The uniform act relating to the cooperative companies law is an innovation of the OHADA law, and frames the implementation of cooperatives and the rules that are inherent to their operation. For this purpose, “a cooperative company is an independent group of persons voluntarily united to meet their economic, social and cultural needs and aspirations through a company whose ownership and management are collective and where power is democratically practised and according to cooperative principles”, according to the OHADA law. There are two types of cooperative companies: Simplified cooperative companies and companies with boards. It is expected that these classifications will allow for the structuring of agricultural policy by the Gabonese state, by promoting implementation within different areas of cooperative groups. The new OHADA Uniform Act relating to commercial companies and economic associations ( groupement d’intérêt économique, GIE) was published on February 4, 2014 and entered into force on May 5, 2014. It sets out the following changes:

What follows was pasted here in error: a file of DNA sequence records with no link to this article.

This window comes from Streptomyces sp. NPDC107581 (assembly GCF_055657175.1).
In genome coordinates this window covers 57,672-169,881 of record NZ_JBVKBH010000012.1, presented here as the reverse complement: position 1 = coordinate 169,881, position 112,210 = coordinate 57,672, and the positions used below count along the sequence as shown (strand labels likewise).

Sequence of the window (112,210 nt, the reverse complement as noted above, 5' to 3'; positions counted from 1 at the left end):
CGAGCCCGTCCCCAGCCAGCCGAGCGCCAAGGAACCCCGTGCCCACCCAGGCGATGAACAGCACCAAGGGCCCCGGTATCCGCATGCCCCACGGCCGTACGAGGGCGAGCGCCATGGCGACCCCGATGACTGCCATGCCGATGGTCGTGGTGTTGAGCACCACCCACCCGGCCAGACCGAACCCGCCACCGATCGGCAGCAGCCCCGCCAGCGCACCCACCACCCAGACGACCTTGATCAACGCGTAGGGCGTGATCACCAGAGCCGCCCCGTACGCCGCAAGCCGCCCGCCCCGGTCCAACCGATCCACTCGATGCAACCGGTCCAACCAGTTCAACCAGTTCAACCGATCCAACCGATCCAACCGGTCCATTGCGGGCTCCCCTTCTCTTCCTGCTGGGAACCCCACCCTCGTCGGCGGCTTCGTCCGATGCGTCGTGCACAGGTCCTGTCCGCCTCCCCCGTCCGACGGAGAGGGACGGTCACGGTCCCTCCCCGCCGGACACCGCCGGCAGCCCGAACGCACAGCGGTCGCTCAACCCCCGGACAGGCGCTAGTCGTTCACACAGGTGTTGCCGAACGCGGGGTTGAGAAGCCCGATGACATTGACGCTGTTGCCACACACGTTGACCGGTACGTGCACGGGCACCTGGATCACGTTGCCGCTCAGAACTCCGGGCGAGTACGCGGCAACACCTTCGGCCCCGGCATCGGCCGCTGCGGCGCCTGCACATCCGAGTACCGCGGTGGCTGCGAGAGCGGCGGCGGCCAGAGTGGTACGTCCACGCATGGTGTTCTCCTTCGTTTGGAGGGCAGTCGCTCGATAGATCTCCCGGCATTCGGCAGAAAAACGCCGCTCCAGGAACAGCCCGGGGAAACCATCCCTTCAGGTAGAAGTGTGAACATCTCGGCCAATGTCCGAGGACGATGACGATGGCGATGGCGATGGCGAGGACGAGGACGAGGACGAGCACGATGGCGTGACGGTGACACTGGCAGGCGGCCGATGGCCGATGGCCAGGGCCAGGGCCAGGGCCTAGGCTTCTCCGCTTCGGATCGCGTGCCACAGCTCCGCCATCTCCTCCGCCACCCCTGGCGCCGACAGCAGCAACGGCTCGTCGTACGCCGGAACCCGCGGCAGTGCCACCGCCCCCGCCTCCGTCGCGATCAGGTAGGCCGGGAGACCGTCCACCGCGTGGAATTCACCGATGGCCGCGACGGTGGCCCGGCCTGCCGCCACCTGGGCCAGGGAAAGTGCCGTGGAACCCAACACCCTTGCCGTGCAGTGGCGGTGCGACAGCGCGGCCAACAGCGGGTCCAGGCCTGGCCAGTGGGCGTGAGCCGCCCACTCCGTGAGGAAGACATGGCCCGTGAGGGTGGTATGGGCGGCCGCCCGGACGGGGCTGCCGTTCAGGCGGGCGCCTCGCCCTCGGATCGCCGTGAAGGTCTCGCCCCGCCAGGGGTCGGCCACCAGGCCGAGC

• Use of a notarised deed for the drafting of statutes may be mandatory when a state party to the treaty requires so in its national law;
  • Expanding the consideration of industrial contributions to all forms of companies, except for limited companies;
  • Introduction of simplified share companies (société anonyme simplifiée, SAS) characterised by operating terms freely defined by the statutes concerning capital amount, nominal shares and designation of bodies;
  • Introduction of variable capital companies for all types of companies, namely PLC, SAS, commercial partnership, limited partnership and GIE;
  • Recognition of partners’ and shareholders’ agreements;
  • Penalising the executives of a foreign branch that has not been brought to an existing or yet-to-be-created company in a OHADA member state, nor been liquidated according to the prevailing conditions after a period of more than two years (or four years in cases of exemption) following its creation; and